RECENTLY WE TALKED WITH FOUR OF CANADA'S MOST RENOWNED SINGERS ABOUT THE WAYS OPERA HAS CHANGED SINCE THEIR CAREERS BEGAN IN THE 1940S (TENOR LEOPOLD SIMONEAU AND SOPRANO PIERRETTE ALARIE) AND '50S (SOPRANO MAUREEN FORRESTER AND BASS JOSEPH ROULEAU). A COMMON THREAD EMERGED THROUGH THESE CONVERSATIONS. ALL AGREE THAT TELEVISION HAS HAD A TREMENDOUS INFLUENCE ON THE DEVELOPMENT OF OPERA, AND ALL BELIEVE THAT, FOR BETTER OR FOR WORSE, THE DIRECTOR HAS BECOME THE STAR OF THE SHOW. FOLLOWING IS AN EDITED TRANSCRIPT OF THE DISCUSSION.
OPERA CANADA: WHAT IS THE MOST SIGNIFICANT CHANGE IN OPERA OVER THE COURSE OF YOUR CAREERS?
LEOPOLD SIMONEAU: "My wife and I have been performing in operas since the 1940s, so in this period, opera has gone through some very important changes. That is the natural evolution of the art form. In the late 19th century, the singer was the king of the opera, the star. That changed with Mahler and Toscanini; the conductor became more important, and opera became a musical event. In the post-World War II era, the orientation has changed again towards the visual. Now you talk about Sellars' operas rather than Mozart's."
PIERRETTE ALARIE: "The culprit is the television. With television as the competition, you must present something visual over musical."
MAUREEN FORRESTER: "The public has changed--they want to hear mega-performances. They're used to the grandiose style of the Met."
JOSEPH ROULEAU: "The most important change came through television. TV had a great influence--the BBC, and PBS in the States, made mass transmission of opera to the public possible."
OC: HOW HAS THE ROLE OF THE DIRECTOR CHANGED?
JR: "There has been a great evolution in directorship since I started, influenced largely by film and television. The great directors have to evolve, they have to be different, and their success depends on their intelligence and creativity."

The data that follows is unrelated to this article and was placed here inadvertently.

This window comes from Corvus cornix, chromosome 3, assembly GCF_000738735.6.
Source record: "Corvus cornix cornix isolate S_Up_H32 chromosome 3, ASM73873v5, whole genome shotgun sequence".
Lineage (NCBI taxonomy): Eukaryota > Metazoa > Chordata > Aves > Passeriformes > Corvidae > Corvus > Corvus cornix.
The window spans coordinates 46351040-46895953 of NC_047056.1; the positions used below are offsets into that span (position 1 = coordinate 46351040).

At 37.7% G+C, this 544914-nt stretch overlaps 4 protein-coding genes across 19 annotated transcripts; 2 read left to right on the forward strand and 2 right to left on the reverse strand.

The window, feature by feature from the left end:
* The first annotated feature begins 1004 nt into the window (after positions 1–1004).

MF: "Now the director discusses things with the performers--has a meeting at the beginning, then artists adjust with the stage director's idea. It's up to the artist to adjust and be flexible. I'll try anything once--if it doesn't work, I'll say so."
LS: "New stage directors seem to think that composers didn't know their business. The last Carmen we saw was set in Guatemala. It is an affront to the composers."
PA: "You can rejuvenate a work without prostituting it. These days you can do technical wonders. You don't paint over a Rembrandt or a Renoir, yet some directors are trying to do just that with operas. It's still alive today, why change it now?"
OC: HAVE THE EXPECTATIONS PLACED ON SINGERS CHANGED?
PA: "Most definitely, yes. Singers today must have a big voice--theatres are so big, the orchestras are playing louder and louder--you've got to yell! Because of that, so many young singers don't last. It's shame, because there are some lovely voices which may not have a chance because they aren't big enough. As a very light coloratura, if I were to have to start again today, I could not make a career. When I made my debut at the Met, my voice was small and I could not be heard. I was much happier in Europe with the smaller spaces."
LS: "The environment for productions is totally different. For example, Carmen was created for the Opera Comique, which is a very intimate setting, as opposed to the Met with its 3,800 seats. Singers now must blow up everything to fill the space. It's destructive to everything. As Laurence Wasserman, vice-president of Thea Dispeker, Inc., lamented in a recent issue of Opera News [June 1995]: 'Let's face it, if you don't scream and sound like you are in abject pain, you don't get the audiences.'"
MF: "Generally, there used to be a distinct separation between chamber, lieder, opera and musical-theatre singers. Maybe because of television, you have to be much more versatile. Variety is much more interesting, and you have to be flexible to make a living. …